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The First Time News Was Fit To Print, III

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I'm back with the third installment of our series exploring the first time The New York Times mentioned a particular subject. See the previous volumes here and here.

John F. Kennedy
February 24, 1938*

Joseph P. Kennedy, new United States Ambassador to the Court of St. James, sailed for his post yesterday....His five daughters and three of his four sons were at the pier to wish him bon voyage. John F. Kennedy, who is in Harvard, had caught cold while training for the swimming team and was not present.

Harry Potter
December 17, 1998

s_Stone.jpgThis season's most popular piece of children's literature so far is Jamie Lee Curtis's "Today I Feel Silly and Other Moods That Make My Day," a book that many critics said had a title so precisely accurate that it would not make many school libraries. The other books on the fiction best-seller list are "The Night Before Christmas" (Putnam) by Clement C. Moore and "Harry Potter and the Sorcerer's Stone" (Scholastic) by J. K. Rowling, certainly closer to belles lettres than Ms. Curtis's work.

Saddam, Smurfs, microwaves, and more all after the jump!

Saddam Hussein
December 25, 1971

saddam-and-hassan.jpgAhmed Hassal al-Bakr, the 57-year-old ailing President of Iraq, is nominal party chief, but it is generally believed that the strongman of the regime is Saddam Hussein Takriti, the young, ambitious vice chairman of the ruling Revolutionary Command Council and assistant secretary general of the Baath party. "Baath fills a vacuum in the Arab world; it offers the Arab left an alternative to Communism," is the opinion of a seasoned Arab diplomat. The Iraqi regime in fact considers itself an island of Islamic progressivism surrounded by the conservative royalist regimes of Iran, Saudi Arabia, Jordan, the sheikdoms of the Persian Gulf and the military regime in Syria.

The Smurfs
October 14, 1981

Smurf1.gif''Morning television offered a curious lineup today,'' writes Eugene Tonkonogy of Manhattan. Here is the listing: MAGILLA GORILLA GROOVIE GOOLIES KWICKY KOALA TROLLKINS SMURFS ''Hard to make a choice!'' says Mr. Tonkonogy. [From 'Metropolitan Diary']

December 13, 1981

smurftoy.jpgThey're two inches tall and very German. They're blue and they live deep in the forest. In fantasy, there are only a hundred of them. But they've sold in the millions. They're Smurfs - in Europe, Schlumpfen - and according to Wallace Berrie & Company, which distributes the product in America, 30 million have been sold here since the first one crossed the Atlantic in 1979. This year domestic sales will total about $20 million.

The Internet
November 5, 1988

1988computer.jpgThe virus was detected in part because a design error led it to create many copies rather than a single copy on each machine it attacked. Computer researchers said the copies were like echoes bouncing back and forth off the walls of canyons. The program eventually affected as many as 6,000 computers, or 10 percent of the systems linked through an international group of computer communications networks, the Internet.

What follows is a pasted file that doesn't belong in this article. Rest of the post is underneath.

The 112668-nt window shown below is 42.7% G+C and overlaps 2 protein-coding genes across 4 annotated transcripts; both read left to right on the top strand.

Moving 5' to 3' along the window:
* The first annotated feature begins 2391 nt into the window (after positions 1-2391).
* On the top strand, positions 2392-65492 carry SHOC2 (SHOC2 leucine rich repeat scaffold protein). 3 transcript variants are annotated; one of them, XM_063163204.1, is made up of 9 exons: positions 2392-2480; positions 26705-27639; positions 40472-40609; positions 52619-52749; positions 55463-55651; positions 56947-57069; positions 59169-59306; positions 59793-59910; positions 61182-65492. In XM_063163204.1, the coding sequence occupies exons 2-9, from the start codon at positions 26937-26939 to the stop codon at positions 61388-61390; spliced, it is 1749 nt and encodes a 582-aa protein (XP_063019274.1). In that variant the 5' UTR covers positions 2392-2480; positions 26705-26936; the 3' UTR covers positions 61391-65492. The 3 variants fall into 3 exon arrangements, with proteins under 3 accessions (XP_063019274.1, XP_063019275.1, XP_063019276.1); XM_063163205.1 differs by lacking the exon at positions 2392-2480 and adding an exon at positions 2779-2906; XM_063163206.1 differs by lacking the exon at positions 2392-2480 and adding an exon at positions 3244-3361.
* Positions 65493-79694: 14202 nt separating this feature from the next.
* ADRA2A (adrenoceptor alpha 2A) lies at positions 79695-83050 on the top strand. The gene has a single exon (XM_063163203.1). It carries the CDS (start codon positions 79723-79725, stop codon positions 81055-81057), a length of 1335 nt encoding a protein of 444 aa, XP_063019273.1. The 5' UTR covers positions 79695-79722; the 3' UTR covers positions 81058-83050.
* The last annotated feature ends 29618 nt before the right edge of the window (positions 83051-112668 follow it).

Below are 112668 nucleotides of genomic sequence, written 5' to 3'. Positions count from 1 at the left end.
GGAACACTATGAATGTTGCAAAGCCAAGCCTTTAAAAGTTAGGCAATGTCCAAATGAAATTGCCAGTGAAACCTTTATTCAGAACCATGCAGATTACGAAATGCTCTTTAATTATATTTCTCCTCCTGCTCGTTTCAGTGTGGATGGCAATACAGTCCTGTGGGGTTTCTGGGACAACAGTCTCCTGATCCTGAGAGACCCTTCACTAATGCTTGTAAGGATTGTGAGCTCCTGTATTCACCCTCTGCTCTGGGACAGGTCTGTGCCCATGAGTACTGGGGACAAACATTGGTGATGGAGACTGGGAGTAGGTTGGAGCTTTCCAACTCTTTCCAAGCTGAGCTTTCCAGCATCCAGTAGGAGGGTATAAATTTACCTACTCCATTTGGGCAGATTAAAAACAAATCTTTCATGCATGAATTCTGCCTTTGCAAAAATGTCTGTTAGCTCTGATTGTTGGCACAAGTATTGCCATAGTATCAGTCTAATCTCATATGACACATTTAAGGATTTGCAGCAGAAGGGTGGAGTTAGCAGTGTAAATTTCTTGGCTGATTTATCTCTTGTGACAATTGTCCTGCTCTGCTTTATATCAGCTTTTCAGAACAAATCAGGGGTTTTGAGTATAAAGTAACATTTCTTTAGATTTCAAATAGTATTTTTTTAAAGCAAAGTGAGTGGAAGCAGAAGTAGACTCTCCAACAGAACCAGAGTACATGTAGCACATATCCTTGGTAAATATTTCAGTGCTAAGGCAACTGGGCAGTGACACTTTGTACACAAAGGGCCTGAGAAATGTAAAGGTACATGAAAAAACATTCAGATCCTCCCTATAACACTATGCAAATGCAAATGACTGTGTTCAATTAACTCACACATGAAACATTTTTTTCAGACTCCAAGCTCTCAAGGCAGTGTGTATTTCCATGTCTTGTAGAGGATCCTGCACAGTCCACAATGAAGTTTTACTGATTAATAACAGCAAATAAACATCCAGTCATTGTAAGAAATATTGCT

Microwave Oven
March 31, 1949

earlymicrowave.jpgThough the electronic range that cuts cooking time from hours to minutes will not be possible for home kitchens for several years, one of it chief drawbacks is being overcome....The new combination of "regular" electricity with microwave energy will enable products to brown and to crust as well as cook through. One will bake bread in a matter of minutes without any sacrifice of the delicious crisp surface. incidentally, with this new oven it will be possible to use metal pans, something that cannot be done with other similar appliances, in which glass and paper utensils are used.

May 5, 1957

microwave.jpgThe electronic range, despite its magic appeal to homemakers, is still a luxury item. Since 1954, when the first practical microwave oven was offered on the market by Raytheon, about 2,500 of these appliances have found their way into American homes. But the high price tag still keeps the range out of most kitchens. Today the average cost of an electronic range runs about $1,200. One model, combined with a standard oven below it, is priced at $1,390.

* JFK was previously mentioned several times, including an August 1936 recap of Westhampton sailing results. He finished last if you don't count Patrick O'Gorman, who didn't finish at all. His cold was, to me, far more interesting. Plus I'd transcribed that paragraph before realizing it wasn't the first mention of JFK. So it stays. With an asterisk.


T.jpgWant complete access to The New York Times archives, which go all the way back to 1851? Become an NYT subscriber.

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iStock // Ekaterina Minaeva
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Man Buys Two Metric Tons of LEGO Bricks; Sorts Them Via Machine Learning
May 21, 2017
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iStock // Ekaterina Minaeva